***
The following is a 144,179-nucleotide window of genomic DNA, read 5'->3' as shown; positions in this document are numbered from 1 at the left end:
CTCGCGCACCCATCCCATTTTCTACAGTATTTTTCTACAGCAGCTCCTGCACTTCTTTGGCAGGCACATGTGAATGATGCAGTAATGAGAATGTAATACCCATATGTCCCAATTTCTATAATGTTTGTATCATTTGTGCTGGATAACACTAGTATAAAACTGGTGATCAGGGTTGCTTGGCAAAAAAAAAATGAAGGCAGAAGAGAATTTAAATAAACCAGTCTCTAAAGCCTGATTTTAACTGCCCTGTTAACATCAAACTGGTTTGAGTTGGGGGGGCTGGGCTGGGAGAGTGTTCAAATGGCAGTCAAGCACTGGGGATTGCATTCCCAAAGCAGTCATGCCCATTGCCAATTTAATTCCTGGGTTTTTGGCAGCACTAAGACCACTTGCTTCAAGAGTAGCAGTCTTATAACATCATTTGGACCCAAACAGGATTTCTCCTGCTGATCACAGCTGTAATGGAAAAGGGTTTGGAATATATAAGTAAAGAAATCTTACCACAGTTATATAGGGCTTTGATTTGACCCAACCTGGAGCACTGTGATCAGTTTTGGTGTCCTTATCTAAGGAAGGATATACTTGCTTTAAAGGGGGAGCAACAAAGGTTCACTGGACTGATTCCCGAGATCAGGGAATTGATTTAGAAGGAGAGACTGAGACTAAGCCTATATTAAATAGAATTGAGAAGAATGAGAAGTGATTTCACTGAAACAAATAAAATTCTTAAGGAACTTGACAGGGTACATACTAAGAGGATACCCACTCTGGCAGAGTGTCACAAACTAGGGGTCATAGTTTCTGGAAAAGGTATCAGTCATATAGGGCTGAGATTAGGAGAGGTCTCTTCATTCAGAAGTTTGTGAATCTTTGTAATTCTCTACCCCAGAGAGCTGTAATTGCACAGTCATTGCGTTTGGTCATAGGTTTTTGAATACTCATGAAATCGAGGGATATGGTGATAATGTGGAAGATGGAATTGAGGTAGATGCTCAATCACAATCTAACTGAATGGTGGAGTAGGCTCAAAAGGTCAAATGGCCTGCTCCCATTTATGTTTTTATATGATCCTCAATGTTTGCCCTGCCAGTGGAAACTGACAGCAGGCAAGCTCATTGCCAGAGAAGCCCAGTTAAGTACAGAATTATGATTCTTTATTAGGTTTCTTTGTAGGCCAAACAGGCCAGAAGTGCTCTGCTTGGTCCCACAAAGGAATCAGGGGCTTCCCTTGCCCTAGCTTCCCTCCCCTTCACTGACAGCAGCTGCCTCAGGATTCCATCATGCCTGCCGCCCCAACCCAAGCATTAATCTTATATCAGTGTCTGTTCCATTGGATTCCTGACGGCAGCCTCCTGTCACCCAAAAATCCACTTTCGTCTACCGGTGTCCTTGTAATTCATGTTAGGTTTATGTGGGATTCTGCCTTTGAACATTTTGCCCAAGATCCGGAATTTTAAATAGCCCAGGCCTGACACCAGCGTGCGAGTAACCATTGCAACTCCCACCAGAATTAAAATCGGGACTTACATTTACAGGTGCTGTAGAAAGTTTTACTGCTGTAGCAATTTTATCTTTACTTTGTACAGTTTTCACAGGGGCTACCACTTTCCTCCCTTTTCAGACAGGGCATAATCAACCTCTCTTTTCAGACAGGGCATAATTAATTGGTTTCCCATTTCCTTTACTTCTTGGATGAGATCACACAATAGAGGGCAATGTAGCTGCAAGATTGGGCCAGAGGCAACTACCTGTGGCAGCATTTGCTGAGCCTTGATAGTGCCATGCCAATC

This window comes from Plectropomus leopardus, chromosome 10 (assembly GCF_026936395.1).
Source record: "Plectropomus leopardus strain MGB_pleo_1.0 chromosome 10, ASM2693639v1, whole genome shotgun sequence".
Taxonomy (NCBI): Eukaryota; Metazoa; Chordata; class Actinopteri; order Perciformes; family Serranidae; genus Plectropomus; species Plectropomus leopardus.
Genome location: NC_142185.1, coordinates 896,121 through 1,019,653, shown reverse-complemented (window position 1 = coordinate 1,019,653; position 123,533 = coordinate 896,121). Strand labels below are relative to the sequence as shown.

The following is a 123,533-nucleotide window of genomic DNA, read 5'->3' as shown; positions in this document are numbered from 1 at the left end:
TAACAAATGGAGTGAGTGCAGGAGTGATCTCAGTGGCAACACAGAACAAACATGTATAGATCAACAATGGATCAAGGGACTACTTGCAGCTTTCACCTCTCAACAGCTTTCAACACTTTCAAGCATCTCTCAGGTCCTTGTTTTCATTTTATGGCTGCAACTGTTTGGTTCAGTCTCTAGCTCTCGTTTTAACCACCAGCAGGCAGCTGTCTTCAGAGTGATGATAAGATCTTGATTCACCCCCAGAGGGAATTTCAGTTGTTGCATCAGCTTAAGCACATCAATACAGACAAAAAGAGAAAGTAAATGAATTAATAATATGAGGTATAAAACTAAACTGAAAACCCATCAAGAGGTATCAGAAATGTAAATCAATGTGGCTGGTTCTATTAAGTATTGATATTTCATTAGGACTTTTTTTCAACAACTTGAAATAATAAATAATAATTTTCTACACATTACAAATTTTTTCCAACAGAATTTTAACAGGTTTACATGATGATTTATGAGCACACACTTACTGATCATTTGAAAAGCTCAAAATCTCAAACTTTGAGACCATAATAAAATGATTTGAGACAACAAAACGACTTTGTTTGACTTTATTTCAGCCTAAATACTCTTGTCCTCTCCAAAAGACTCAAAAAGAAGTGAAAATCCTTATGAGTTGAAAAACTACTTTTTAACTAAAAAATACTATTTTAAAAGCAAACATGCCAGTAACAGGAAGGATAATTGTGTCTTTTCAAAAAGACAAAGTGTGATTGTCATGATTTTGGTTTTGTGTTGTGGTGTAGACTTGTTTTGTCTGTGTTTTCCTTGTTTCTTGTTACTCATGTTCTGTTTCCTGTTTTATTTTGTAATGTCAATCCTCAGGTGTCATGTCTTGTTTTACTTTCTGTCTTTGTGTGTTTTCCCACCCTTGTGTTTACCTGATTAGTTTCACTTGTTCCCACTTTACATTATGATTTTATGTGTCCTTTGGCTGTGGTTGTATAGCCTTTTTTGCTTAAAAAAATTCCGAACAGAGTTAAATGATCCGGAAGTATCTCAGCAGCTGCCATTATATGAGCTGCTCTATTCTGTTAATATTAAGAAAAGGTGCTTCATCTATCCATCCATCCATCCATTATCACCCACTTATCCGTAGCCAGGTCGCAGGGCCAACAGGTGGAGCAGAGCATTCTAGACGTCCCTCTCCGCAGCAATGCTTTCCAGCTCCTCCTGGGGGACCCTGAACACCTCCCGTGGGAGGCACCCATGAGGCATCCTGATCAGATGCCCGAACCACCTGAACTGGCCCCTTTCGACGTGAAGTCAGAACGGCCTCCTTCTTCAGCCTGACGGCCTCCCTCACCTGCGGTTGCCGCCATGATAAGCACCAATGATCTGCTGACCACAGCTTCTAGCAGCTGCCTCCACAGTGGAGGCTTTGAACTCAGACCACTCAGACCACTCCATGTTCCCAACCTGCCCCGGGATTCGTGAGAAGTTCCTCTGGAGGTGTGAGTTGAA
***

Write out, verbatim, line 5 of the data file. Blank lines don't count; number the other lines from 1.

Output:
Taxonomy (NCBI): Eukaryota; Metazoa; Chordata; class Actinopteri; order Perciformes; family Serranidae; genus Plectropomus; species Plectropomus leopardus.